FINRA Proposes Rules to Protect Seniors from Financial Exploitation

The Financial Industry Regulatory Authority (FINRA) will amend a current rule and adopt a new one, to address financial exploitation of seniors, that will go into effect on February 5, 2018. The need for changes to the rules became clear from calls placed to FINRA’s Securities Helpline for Seniors, a toll-free hotline that investors can call to receive assistance from FINRA or raise concerns about issues with brokerage accounts and investments. Since FINRA initiated the helpline in 2015, there have been a significant number of inquiries from investors with suspicions of financial exploitation of their senior customers. In response, FINRA proposed an amendment to FINRA Rule 4512, which addresses customers’ account information for certain “specified adult[s]”, and adoption of FINRA Rule 2165, which addresses financial exploitation of “specified adult[s]”.

The proposed amendment to FINRA Rule 4512 states that FINRA members are required “to make reasonable efforts to obtain the name of and contact information for a trusted contact person for a customer’s account.”  FINRA defines a specified adult as “an adult of the age 65 or older and an individual who is 18 or older who the member reasonably believes has a mental or physical impairment that renders the individuals unable to protect his or her own interest.” FINRA, however, does not provide a clear definition for what constitutes “reasonable efforts.”  Additionally, the amended rule will require firms to disclose in writing to customers that the firms are authorized to contact the trusted person and disclose information to that person about the account.

Proposed FINRA Rule 2165 specifies that it will “permit [a] member to place temporary holds on disbursements of funds and securities from the accounts of specified customers where there is a reasonable belief of financial exploitation of these customers.” FINRA does not require firms to place a hold on funds, but instead, accords firms the discretion to do so as a safe harbor from certain FINRA rules.  FINRA’s intent in mandating that firms make efforts to identify a trusted contact person is to provide a resource to firms in handling customer accounts. Firms have difficulty in recovering funds that have been inadvertently sent to fraudsters and scam artists. When a firm is suspicious of financial abuse, the firm now will be able to place a hold on the disbursement of funds for no more than fifteen (15) days. However, if, after an internal review, there is reason to believe that there is financial exploitation associated with the account, then the firm can extend the temporary hold for an additional ten (10) days. The firm investigates the matter during the temporary hold, and has two (2) business days from the date of the hold to notify the trusted contact person and all parties authorized to transact business on the account. If it deems it appropriate, the firm may contact law enforcement or adult protective services before disbursing funds.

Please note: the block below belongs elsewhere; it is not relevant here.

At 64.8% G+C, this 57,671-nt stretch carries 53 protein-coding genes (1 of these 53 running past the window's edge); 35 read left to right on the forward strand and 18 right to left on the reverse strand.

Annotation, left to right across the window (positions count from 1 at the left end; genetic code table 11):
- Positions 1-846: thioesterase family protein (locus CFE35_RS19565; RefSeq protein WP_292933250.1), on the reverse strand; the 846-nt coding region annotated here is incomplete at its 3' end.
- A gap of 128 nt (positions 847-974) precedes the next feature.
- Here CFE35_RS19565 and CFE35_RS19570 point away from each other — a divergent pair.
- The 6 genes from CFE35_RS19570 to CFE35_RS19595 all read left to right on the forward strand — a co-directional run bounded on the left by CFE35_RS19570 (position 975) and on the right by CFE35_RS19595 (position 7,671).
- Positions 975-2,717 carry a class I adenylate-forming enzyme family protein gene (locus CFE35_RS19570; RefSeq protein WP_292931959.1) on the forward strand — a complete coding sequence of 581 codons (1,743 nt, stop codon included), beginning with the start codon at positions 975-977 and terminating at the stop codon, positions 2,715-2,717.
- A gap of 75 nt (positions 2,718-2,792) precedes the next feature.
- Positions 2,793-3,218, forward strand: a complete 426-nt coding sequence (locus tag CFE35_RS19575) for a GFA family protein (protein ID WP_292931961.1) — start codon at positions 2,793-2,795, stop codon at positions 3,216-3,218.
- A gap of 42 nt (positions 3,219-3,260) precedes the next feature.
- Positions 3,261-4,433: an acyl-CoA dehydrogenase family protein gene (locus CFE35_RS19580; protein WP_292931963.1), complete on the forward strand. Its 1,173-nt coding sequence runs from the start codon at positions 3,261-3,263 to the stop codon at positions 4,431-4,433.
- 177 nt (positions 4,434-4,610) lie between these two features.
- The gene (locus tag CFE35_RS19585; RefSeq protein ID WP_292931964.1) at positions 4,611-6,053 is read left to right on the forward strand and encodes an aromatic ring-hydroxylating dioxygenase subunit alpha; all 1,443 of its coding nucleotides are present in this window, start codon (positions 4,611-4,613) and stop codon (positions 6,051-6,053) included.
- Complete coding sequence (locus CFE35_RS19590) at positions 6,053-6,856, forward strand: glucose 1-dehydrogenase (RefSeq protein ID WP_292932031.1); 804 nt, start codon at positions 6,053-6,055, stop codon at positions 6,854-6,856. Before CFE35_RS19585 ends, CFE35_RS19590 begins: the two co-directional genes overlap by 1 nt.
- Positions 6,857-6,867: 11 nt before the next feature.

Prior to implementing the proposed rules, FINRA plans to amend its New Account Application Template, which is a voluntary model brokerage account form that firms can use to design or update their account forms, to capture trusted contact person information. Firms are required to make reasonable efforts to obtain a trusted contact person both during the opening of a new account and when updating a new account.

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